On to the physical side of things, which includes everything from storage to lifting, carrying, transport and setting up. As I get older I increasingly tend to favour small, light things that don’t hurt me, and when I review speakers I always take a good look at the carry handles, the protective grilles, rubber feet and the overall cabinet shape. In terms of outward appearance, I personally prefer dull-looking black or dark-grey boxes because they’re universally suited to almost any venue. I like those with straight sides as they don’t roll around when being transported and they are much easier to pack or stack. This is, of course, a matter of personal taste — I don’t go for red and silver speakers with rows of plastic piezos and grilles like hubcaps from a ‘57 Chevy, but each to their own. What I also think is important about appearance is that it can be effectively maintained, and from my point of view the choice of cabinet finish is something that should be carefully considered. Carpet covering doesn’t scratch and hoovers up nicely, but it does tear (beware carpet cabs that feel squishy when you press the corners as the carpet covering can shift on this bed of underlying glue over time) and is difficult to repair neatly, whereas painted wood is easy to touch up but can get pretty grotty unless you use a good set of covers. Most smaller portable speakers are moulded from poly-something-or-other nowadays, and these are generally very good from a cosmetic point of view as the outer skin is waterproof and hard-wearing, and the inevitable scratches and scuffs can be sandpapered away.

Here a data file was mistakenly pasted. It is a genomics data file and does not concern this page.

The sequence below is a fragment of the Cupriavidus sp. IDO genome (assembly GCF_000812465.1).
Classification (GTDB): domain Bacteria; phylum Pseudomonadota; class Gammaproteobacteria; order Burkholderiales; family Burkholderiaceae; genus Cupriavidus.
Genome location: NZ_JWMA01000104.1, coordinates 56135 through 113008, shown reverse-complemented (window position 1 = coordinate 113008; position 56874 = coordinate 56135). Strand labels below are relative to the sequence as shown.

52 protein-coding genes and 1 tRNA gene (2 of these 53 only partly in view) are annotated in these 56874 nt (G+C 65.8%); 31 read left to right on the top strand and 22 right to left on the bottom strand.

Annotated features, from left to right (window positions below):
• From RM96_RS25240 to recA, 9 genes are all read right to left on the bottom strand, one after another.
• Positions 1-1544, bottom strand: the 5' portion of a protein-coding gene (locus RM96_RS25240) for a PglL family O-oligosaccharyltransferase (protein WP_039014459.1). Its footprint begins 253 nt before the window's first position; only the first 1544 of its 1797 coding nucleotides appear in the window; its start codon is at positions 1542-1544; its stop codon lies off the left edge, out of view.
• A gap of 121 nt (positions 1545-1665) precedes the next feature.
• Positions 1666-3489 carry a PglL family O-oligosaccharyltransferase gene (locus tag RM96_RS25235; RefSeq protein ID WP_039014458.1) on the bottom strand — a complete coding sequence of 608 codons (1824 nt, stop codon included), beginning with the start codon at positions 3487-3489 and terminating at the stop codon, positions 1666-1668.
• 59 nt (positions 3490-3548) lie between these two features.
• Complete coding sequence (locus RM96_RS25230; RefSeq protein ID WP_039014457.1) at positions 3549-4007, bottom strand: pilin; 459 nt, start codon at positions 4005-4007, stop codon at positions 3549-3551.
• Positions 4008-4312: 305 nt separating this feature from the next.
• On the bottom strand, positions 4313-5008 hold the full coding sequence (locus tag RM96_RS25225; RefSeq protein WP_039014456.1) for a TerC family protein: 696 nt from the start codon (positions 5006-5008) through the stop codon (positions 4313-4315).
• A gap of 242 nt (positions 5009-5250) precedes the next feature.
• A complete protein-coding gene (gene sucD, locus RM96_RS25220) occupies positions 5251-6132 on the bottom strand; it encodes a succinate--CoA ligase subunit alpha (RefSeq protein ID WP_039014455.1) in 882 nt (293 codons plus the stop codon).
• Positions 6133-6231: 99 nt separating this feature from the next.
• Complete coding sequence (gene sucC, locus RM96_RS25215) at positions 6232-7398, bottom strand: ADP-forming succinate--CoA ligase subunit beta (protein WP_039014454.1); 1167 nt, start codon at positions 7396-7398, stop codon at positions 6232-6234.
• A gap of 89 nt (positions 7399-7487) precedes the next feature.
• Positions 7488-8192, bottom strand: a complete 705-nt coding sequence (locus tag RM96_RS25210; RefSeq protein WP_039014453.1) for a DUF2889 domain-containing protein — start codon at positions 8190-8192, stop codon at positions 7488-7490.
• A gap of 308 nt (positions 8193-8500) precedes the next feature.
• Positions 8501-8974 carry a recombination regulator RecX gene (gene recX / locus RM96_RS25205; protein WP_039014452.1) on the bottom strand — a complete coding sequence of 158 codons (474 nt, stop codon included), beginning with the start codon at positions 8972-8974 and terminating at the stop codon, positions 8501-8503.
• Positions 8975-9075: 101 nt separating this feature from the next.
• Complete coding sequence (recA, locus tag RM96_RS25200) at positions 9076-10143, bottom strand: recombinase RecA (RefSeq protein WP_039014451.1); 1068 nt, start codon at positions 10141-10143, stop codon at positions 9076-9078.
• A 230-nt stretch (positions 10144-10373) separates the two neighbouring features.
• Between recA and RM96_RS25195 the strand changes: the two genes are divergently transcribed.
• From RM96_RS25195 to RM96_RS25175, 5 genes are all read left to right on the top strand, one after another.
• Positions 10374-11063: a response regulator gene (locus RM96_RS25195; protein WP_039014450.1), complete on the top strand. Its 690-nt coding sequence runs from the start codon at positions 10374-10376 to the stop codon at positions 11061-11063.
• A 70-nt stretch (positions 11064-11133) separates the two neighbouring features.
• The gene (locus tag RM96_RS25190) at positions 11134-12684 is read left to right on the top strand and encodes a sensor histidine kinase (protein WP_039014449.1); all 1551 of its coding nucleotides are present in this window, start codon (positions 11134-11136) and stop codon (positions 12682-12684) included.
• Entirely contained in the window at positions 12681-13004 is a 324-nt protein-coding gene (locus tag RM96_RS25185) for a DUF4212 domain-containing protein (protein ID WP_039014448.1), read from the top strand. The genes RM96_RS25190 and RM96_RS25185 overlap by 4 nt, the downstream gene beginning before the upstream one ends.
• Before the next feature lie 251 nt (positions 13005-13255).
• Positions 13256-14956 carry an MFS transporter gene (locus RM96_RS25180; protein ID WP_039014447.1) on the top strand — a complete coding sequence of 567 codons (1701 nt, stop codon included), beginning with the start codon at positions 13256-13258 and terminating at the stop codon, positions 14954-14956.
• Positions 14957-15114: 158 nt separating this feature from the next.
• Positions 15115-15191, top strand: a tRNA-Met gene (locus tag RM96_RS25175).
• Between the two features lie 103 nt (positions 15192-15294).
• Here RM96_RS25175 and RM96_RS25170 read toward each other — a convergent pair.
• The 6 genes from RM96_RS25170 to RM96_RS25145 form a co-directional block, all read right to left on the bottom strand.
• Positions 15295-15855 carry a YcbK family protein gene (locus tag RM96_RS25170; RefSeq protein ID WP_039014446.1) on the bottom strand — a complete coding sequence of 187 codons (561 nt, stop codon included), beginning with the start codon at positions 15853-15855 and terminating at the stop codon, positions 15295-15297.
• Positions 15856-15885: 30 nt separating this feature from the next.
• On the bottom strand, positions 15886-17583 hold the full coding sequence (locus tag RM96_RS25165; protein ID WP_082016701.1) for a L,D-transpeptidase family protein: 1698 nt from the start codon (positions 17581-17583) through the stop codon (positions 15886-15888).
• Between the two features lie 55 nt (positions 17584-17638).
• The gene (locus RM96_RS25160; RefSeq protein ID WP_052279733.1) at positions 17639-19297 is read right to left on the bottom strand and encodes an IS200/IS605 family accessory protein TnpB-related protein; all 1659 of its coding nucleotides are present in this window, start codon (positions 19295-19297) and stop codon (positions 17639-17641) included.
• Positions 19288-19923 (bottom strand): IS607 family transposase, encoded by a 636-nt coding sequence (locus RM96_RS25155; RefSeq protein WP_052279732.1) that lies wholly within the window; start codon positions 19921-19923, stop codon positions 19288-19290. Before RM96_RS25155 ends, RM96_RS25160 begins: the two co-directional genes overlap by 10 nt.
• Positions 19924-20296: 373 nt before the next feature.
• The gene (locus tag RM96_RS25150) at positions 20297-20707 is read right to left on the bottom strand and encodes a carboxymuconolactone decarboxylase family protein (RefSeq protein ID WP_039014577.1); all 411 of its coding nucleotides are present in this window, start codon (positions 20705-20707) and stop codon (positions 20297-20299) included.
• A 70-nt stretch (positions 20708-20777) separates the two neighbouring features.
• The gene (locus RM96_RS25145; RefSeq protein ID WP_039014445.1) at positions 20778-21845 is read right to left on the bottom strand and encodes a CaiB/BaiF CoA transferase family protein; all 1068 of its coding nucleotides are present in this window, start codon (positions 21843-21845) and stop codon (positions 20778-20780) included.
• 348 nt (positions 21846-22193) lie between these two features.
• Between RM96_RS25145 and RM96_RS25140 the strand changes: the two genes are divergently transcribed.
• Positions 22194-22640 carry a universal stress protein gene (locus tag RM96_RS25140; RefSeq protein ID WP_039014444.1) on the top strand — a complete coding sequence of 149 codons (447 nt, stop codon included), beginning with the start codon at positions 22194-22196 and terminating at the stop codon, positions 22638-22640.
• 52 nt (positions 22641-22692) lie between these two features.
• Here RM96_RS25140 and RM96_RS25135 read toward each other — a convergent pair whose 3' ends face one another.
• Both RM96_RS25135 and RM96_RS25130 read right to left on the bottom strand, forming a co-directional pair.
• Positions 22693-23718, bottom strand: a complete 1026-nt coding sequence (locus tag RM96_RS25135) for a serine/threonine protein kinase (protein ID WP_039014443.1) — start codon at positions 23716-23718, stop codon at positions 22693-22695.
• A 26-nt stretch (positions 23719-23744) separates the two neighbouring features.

The latest generation of drivers uses neodymium magnet assemblies, which are light and efficient, and I’d think very carefully about buying anything that was equipped with traditional ferrite magnets purely on account of the difference in weight. Heavy magnet assemblies are also susceptible to shock damage: dropping a speaker cab from even a few inches can have the same effect as hitting the back of the driver with a heavy hammer. Remember that speakers usually have to be mounted on stands or lifted up in some way when setting up a PA, so it’s a good idea to check that the handle design works for you when trying to get them on top of a pole. Believe me, this can be something that really makes a difference over a period of time, and in the past I’ve sold off speakers purely because of this. Be especially wary of ‘orange box’ handles that are just shaped holes cut in the outer walls of wooden cabinets. These are fine for carrying a cab by yourself, but when lifting a larger enclosure between two people you have to turn your hand palm-out because there’s no bar to grip and, as your fingers have to be hooked upwards in the recess, they are very awkward to lift much above waist height.